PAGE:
RET was defined as the presence at endoscopy of a lesion whose endoscopic treatment is associated with a reduction in mortality or rebleeding. These were peptic ulceration with stigmata of recent haemorrhage (SRH; spurting or oozing blood, a visible vessel or an adherent fresh clot, Forrest classification Ia, Ib, IIa or IIb),13–15 an actively bleeding vascular lesion,16 or gastric or oesophageal varices.8 ,9 Blood in the upper gastrointestinal tract was not considered RET, given it is not always associated with identification of an endoscopically treatable lesion.
Fresh haematemesis was defined as vomiting red blood, fresh melaena as passing loose maroon stool or loose black stool, old melaena as passing formed black stool and per rectum blood as passing red blood per rectum.
All patients presenting to Waikato Hospital (Hamilton, New Zealand) between 17 March 2001 to 12 October 2010 with UGIH had presenting features, endoscopic diagnosis, presence of SRH and administered treatment recorded prospectively on a dedicated database. Additional clinical and laboratory data at presentation were retrospectively recorded through review of the clinical records by an investigator blinded to the endoscopic findings. For patients with more than one UGIH event during the study period, only the first event was included in the analysis. Patients with a history or clinical evidence of cirrhotic liver disease on presentation and patients who did not have gastroscopy performed within 48 h of presentation were excluded from the analysis.
Collected datapoints are listed in table 1.
Statistical analysis was performed using the R statistical programming environment.17 The Student t test (continuous variables) and Pearson's χ2 test for independence (categorical variables) were used to identify variables crudely associated with RET. Those with a p Value of significance of association ≤0.2 were entered in a stepwise fashion into a multivariate logistic regression model. Variables with independent association with the outcome variable were retained in the model. Continuous variables were converted to categorical variables, using an automated algorithm to choose cut-off values maximising the strength of association between the variable and the outcome while minimising the number of levels in the newly created categorical variable. Significant outlier values (which may disproportionately influence the model) were not searched for as there were no continuous variables in the final model. Interactions between variables were searched for and included in the final model if significant.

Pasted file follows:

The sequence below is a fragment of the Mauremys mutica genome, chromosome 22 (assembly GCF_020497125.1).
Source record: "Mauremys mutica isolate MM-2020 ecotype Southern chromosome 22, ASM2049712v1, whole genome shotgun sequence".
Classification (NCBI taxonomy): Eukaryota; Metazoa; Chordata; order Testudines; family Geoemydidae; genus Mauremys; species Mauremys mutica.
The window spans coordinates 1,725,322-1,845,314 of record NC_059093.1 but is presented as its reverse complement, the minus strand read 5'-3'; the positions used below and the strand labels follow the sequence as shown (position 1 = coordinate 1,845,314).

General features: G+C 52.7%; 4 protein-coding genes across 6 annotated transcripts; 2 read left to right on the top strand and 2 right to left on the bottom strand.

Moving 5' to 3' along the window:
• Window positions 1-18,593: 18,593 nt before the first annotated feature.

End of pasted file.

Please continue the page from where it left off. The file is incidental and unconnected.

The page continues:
Variables included in the final model were combined to form a scoring system associated with RET. Sensitivity and specificity of the score was analysed using receiver operator curve (ROC) analysis. Variable weighting was modified using an automated algorithm to maximise the area under the curve to produce a final scoring system. A simplified system was then created using only the variables most strongly associated with RET in the regression model.
There were 1851 bleeding events recorded in the database over the study period. Exclusions are shown in figure 1. In all, 911 (61%) were men and the mean age was 68.3 years. A total of 307 (20.6%) patients had RET identified at endoscopy. Of these, 35 had oesophageal or gastric varices, 139 had active bleeding associated with either peptic ulcer disease (PUD) or a vascular lesion, 92 had PUD with a visible vessel and 41 had PUD withan adherent fresh clot.
The results of simple association analysis are shown in table 1.
In all, 10 variables retained independent association with RET in the logistic regression model and are listed in the abstract. Optimal cut-off points for conversion of continuous variables to categorical variables were 100 mm Hg for systolic blood pressure (SBP), 10 mmol/L for serum urea and 130 g/L for haemoglobin level.
Two interactions were identified between variables: fresh haematemesis was not associated with RET among inpatients, and for patients presenting within 8 h of symptom onset presentation with coffee ground vomitus had a strong negative association with RET. The full logistic regression model comprised the following variables and interactions: fresh melaena (OR = 3.13, p<0.001), fresh haematemesis (OR=2.70 p<0.001), haemoglobin (Hb) <130 (OR=2.76, p<0.001), SBP <100 mm Hg (OR=1.87, p<0.001), presentation within 8 h (OR=1.57, p=0.012), urea >10.0 mmol/L (OR=2.05, p<0.001), inpatient status (OR=1.92, p=0.001), male sex (OR=1.48, p=0.008), history of peptic ulcer disease (OR=2.04, p=0.015), coffee ground vomitus (OR=0.65, p=0.131), warfarin use (OR=0.59, p=0.009), presentation within 8 h + coffee ground vomitus (OR=0.21, 0.049) and inpatient + fresh haematemesis (OR=0.34, p=0.003).